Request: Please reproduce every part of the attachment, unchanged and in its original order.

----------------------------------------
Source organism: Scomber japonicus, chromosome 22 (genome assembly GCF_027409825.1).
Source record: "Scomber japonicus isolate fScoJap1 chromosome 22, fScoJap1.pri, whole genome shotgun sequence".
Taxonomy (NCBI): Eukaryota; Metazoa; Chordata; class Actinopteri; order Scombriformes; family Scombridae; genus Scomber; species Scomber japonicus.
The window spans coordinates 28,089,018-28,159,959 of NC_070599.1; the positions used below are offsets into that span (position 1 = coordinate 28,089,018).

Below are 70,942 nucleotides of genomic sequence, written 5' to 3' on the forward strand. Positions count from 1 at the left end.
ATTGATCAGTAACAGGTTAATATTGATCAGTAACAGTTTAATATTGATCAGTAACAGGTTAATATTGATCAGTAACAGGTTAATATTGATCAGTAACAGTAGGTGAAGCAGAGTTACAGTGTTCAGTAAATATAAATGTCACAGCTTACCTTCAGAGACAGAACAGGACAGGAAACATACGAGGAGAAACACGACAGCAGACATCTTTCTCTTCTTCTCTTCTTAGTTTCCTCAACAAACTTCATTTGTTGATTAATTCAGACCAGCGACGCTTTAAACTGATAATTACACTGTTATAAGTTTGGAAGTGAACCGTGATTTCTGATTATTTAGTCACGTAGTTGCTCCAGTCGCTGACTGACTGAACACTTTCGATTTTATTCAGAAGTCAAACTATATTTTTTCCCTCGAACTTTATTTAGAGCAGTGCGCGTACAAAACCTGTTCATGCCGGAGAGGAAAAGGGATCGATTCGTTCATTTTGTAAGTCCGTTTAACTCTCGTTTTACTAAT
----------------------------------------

Source organism: Scomber japonicus, chromosome 22 (genome assembly GCF_027409825.1).
Source record: "Scomber japonicus isolate fScoJap1 chromosome 22, fScoJap1.pri, whole genome shotgun sequence".
Taxonomy (NCBI): Eukaryota; Metazoa; Chordata; class Actinopteri; order Scombriformes; family Scombridae; genus Scomber; species Scomber japonicus.
The window spans coordinates 28,089,018-28,159,959 of NC_070599.1; the positions used below are offsets into that span (position 1 = coordinate 28,089,018).

Below are 70,942 nucleotides of genomic sequence, written 5' to 3' on the forward strand. Positions count from 1 at the left end.
ATTGATCAGTAACAGGTTAATATTGATCAGTAACAGTTTAATATTGATCAGTAACAGGTTAATATTGATCAGTAACAGGTTAATATTGATCAGTAACAGTAGGTGAAGCAGAGTTACAGTGTTCAGTAAATATAAATGTCACAGCTTACCTTCAGAGACAGAACAGGACAGGAAACATACGAGGAGAAACACGACAGCAGACATCTTTCTCTTCTTCTCTTCTTAGTTTCCTCAACAAACTTCATTTGTTGATTAATTCAGACCAGCGACGCTTTAAACTGATAATTACACTGTTATAAGTTTGGAAGTGAACCGTGATTTCTGATTATTTAGTCACGTAGTTGCTCCAGTCGCTGACTGACTGAACACTTTCGATTTTATTCAGAAGTCAAACTATATTTTTTCCCTCGAACTTTATTTAGAGCAGTGCGCGTACAAAACCTGTTCATGCCGGAGAGGAAAAGGGATCGATTCGTTCATTTTGTAAGTCCGTTTAACTCTCGTTTTACTAAT